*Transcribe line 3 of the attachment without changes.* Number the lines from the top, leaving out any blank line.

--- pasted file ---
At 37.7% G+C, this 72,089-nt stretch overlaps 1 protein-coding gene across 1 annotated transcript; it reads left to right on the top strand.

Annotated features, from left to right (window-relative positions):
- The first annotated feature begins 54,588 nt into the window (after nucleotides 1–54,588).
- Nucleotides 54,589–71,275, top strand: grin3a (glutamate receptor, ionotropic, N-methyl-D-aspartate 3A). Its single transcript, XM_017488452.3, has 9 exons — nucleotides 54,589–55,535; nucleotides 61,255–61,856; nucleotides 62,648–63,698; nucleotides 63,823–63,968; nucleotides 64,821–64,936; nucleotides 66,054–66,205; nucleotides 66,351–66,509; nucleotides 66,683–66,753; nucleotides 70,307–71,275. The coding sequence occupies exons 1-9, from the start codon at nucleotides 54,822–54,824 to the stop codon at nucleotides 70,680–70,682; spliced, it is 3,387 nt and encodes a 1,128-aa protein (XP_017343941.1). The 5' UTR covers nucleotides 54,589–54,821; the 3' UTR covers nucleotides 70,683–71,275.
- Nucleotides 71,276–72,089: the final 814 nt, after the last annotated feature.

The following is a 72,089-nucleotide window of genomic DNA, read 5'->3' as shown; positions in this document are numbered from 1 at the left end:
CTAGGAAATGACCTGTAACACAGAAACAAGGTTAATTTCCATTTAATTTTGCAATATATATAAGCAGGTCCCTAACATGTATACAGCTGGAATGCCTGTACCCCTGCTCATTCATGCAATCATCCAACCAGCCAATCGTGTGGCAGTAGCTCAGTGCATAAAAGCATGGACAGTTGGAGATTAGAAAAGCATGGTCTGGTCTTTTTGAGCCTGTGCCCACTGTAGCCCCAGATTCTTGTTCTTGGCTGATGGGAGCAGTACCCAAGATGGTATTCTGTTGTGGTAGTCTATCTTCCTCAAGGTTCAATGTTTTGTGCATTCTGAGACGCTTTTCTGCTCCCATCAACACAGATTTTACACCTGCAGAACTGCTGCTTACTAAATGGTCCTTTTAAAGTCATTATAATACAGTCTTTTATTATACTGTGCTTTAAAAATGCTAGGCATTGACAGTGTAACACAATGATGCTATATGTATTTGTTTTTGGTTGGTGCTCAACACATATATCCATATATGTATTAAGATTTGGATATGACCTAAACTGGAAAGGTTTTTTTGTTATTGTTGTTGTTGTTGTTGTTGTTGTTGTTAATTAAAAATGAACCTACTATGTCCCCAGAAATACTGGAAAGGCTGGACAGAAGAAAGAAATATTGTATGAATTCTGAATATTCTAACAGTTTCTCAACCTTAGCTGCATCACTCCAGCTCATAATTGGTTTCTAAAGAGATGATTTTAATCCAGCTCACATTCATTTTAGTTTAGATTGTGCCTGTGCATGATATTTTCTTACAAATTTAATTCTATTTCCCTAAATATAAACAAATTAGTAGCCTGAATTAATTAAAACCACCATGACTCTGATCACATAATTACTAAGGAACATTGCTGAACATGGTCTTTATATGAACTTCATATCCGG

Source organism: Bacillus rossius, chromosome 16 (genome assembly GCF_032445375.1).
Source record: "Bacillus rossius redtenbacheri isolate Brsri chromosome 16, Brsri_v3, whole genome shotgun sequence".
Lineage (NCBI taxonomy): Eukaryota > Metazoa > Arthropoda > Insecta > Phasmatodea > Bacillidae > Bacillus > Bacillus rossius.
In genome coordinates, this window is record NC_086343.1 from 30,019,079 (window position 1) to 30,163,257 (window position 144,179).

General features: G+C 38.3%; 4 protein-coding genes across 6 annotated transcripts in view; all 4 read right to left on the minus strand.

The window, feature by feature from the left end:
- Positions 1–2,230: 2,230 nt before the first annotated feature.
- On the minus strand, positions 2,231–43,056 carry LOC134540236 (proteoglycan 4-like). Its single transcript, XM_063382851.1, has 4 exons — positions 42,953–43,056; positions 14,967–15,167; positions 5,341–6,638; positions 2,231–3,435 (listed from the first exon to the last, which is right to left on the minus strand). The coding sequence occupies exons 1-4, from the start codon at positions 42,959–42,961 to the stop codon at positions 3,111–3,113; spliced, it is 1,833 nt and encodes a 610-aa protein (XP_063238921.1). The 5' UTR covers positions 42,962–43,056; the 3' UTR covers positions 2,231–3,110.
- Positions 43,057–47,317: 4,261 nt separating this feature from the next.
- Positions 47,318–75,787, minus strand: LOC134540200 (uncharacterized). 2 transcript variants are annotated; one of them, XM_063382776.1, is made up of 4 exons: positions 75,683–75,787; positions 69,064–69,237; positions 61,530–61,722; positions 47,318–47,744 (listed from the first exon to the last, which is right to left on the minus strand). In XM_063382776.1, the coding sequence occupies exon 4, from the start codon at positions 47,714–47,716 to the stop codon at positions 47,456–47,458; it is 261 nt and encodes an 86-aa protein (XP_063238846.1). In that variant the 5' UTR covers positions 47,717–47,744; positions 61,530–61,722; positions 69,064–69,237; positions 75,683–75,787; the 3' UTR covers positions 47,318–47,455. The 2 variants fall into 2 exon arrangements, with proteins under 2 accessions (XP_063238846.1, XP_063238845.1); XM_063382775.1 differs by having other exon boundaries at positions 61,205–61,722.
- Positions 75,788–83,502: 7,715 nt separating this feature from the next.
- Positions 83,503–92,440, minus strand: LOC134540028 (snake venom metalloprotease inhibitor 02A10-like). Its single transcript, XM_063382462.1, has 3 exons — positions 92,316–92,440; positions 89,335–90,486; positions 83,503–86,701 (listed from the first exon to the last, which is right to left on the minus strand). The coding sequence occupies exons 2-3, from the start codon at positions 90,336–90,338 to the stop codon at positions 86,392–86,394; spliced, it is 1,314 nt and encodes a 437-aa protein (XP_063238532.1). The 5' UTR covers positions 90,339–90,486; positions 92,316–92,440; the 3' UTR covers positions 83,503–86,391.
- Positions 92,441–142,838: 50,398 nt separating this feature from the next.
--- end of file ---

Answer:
- The first annotated feature begins 54,588 nt into the window (after nucleotides 1–54,588).